an uninformed reading of Orlando Furioso

an uninformed reading of Orlando Furioso

Monday, June 6, 2011

IV: fun and no fun

(updated below)
Canto IV
Sensing that some of his readers may have qualms about Bradamante's “kill the guy who's trying to rescue Ruggiero, so I can rescue him instead” plan (even though Ippolito would probably be OK with it), Ariosto explains that sometimes these things just have to be done; also, her intended victim Brunello is now described as a villainous trickster, although he doesn't seem to have done or even planned to do anything bad.

But the rationalizations are interrupted by a mysterious uproar from outside. Everyone's agog at someone on a winged horse passing overhead: the sorcerer from the steel castle. Ruggiero, Gradasso, and Pinabello's girlfriend aren't his only victims; he's been abducting young women from all over, causing a general panic, which Ariosto depicts not altogether seriously:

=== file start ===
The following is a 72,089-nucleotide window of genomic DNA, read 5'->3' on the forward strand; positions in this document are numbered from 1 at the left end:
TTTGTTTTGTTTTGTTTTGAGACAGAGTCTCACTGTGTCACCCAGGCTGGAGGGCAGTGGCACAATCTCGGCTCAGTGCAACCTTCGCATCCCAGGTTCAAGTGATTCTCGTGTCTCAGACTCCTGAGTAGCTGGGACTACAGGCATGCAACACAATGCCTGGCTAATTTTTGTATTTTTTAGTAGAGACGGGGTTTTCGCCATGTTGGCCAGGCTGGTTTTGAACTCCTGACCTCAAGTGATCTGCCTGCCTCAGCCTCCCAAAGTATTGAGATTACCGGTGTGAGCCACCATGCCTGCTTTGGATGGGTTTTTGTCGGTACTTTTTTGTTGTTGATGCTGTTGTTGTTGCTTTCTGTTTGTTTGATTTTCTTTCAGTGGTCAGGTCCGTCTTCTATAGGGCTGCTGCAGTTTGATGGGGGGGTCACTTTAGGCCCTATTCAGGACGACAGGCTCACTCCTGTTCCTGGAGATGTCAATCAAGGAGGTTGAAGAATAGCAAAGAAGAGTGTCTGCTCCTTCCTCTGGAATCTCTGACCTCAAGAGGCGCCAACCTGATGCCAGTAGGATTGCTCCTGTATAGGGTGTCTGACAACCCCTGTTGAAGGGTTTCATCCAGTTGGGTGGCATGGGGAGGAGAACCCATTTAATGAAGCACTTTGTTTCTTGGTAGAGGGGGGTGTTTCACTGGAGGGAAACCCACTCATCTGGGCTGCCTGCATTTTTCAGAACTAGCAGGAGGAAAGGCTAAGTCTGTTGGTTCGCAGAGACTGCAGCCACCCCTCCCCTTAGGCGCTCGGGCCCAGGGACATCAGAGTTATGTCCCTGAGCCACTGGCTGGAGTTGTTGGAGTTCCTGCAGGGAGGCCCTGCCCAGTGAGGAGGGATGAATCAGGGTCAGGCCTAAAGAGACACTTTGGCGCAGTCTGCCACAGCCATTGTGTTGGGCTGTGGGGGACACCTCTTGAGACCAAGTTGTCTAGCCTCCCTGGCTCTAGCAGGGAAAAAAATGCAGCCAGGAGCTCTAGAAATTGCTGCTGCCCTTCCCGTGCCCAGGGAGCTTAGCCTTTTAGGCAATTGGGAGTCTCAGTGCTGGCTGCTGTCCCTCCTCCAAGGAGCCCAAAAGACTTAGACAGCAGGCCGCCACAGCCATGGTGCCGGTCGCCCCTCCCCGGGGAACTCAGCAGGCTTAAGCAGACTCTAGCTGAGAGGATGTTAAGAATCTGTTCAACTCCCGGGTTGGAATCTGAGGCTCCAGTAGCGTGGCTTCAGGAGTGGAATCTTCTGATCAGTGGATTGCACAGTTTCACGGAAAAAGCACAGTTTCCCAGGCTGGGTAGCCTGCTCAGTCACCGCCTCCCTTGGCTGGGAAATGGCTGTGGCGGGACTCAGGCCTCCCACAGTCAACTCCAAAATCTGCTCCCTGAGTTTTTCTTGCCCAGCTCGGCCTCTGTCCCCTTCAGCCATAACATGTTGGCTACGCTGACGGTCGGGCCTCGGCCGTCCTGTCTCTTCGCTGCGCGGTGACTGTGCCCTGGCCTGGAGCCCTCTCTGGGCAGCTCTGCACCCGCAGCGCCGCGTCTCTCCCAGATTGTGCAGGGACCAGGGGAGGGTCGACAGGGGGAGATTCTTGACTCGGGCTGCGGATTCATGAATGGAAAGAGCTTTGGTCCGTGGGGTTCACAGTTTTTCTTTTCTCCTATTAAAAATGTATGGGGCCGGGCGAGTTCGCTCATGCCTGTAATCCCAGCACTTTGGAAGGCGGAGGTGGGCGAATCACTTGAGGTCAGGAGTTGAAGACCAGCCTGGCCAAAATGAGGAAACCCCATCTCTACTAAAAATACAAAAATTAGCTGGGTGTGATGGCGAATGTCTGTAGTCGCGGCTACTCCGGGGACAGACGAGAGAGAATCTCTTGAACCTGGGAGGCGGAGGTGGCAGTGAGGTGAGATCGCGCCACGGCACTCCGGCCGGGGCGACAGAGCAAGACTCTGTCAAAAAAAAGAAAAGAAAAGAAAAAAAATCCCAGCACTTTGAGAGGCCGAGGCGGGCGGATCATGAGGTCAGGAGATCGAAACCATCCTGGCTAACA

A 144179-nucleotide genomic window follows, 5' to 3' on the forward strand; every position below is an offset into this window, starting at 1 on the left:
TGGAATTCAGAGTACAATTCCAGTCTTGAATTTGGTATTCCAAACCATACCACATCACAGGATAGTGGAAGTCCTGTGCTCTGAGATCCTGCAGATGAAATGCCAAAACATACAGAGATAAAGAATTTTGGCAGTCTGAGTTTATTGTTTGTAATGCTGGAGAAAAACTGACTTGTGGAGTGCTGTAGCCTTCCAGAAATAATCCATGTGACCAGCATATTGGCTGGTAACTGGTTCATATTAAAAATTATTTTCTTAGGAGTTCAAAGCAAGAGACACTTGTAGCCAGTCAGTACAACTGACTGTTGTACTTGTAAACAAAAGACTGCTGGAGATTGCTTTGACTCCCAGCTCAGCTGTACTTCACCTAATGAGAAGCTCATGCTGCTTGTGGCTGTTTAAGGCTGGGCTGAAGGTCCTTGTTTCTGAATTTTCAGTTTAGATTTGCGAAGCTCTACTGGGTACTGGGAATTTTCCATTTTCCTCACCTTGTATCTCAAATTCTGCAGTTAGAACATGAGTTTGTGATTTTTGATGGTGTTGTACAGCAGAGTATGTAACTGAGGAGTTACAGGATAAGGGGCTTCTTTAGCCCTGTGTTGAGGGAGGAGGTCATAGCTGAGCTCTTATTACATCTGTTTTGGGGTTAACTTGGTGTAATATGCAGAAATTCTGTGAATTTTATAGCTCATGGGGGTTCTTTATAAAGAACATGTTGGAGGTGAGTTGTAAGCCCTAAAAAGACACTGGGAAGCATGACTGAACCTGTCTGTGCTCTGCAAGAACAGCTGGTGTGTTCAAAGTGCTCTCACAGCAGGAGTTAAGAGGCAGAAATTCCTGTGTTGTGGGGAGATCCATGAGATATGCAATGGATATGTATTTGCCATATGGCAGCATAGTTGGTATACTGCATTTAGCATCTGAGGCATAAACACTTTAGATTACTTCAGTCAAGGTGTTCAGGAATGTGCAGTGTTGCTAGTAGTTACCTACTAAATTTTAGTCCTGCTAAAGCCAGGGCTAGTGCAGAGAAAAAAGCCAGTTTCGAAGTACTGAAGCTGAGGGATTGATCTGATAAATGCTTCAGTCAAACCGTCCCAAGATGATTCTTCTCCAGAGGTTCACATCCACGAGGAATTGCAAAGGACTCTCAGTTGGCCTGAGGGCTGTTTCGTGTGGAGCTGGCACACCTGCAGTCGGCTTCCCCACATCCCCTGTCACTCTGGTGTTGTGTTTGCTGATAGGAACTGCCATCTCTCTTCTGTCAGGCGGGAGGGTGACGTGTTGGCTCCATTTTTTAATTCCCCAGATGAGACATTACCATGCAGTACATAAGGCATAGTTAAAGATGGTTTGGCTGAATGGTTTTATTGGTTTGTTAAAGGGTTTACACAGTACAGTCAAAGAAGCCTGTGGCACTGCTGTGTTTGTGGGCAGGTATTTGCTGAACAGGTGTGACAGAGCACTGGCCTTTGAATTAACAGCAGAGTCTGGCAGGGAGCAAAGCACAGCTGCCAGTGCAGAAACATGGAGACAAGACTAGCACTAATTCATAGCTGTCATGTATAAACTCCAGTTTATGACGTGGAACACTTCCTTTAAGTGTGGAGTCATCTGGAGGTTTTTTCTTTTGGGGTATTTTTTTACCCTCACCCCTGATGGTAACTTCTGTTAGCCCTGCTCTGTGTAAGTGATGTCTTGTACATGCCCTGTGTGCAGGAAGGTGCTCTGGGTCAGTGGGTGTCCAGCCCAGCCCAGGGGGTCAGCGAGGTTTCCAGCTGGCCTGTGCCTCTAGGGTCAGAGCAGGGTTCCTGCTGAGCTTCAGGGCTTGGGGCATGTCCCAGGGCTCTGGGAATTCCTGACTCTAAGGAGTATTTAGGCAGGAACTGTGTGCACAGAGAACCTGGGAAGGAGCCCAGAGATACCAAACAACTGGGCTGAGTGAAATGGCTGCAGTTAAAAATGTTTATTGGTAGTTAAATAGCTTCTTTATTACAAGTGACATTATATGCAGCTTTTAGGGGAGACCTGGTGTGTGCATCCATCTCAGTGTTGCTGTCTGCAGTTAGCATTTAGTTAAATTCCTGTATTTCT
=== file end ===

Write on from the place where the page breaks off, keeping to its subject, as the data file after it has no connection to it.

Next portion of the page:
The wretched damsels he so terrifies

That any who are beautiful, or deem

They are (he takes whichever he can get),
Remain indoors until the sun has set.
Brunello and Bradamante agree to assault the castle together; he doesn't mention his magic ring, and she doesn't mention that she knows about it. Some travel ensues, with vivid descriptions of the mountain setting; we're supposed to be in the Pyrenees, although I don't know if the geography makes sense.